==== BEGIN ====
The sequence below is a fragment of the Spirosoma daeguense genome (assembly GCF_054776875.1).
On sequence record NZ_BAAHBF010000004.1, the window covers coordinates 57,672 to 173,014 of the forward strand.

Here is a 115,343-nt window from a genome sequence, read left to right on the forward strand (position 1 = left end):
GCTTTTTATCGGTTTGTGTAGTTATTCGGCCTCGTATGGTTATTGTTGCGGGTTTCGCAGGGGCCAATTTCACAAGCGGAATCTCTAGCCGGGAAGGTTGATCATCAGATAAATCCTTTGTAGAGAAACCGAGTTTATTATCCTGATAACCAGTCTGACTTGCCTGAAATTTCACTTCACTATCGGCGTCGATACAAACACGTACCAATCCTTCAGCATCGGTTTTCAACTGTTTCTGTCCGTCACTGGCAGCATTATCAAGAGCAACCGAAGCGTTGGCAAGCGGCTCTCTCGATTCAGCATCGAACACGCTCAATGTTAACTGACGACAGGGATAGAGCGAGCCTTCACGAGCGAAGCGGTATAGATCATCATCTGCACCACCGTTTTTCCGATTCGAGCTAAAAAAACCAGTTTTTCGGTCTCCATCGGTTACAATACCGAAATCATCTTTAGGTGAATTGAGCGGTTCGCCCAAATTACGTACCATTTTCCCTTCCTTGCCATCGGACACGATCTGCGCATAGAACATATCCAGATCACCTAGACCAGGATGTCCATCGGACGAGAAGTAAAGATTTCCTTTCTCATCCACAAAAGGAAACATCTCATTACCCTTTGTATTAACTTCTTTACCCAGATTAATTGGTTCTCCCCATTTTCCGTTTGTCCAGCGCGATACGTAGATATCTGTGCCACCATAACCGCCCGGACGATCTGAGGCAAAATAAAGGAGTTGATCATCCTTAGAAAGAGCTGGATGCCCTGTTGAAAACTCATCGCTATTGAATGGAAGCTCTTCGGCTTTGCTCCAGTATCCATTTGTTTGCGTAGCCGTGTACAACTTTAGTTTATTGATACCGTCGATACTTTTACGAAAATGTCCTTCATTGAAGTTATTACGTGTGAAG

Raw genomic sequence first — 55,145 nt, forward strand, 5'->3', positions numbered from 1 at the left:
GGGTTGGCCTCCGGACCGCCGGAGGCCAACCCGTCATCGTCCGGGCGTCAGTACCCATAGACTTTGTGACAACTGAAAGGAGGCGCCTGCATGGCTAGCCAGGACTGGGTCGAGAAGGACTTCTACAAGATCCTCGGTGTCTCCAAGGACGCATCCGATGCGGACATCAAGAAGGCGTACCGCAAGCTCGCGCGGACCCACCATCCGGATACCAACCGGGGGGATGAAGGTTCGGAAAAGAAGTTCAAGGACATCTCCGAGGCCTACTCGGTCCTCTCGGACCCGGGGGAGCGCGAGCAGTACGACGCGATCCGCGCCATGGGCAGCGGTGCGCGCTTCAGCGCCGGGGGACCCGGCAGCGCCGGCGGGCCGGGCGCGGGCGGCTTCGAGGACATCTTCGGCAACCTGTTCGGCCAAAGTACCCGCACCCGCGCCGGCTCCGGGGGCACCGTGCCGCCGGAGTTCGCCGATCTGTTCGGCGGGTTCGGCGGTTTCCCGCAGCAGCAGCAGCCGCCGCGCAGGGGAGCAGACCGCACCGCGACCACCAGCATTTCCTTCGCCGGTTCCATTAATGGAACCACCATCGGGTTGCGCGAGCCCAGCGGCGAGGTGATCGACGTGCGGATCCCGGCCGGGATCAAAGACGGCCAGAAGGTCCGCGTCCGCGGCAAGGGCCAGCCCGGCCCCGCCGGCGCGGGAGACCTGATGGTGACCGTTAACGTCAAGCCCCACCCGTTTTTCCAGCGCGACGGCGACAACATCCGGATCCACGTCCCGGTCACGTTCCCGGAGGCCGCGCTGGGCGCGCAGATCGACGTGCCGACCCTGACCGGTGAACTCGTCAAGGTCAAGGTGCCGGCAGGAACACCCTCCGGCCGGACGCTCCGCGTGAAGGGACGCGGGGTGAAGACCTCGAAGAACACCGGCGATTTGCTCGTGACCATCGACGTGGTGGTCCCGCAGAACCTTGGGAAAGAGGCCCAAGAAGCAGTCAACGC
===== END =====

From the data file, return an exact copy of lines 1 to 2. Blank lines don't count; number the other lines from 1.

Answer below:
The sequence below is a fragment of the Spirosoma daeguense genome (assembly GCF_054776875.1).
On sequence record NZ_BAAHBF010000004.1, the window covers coordinates 57,672 to 173,014 of the forward strand.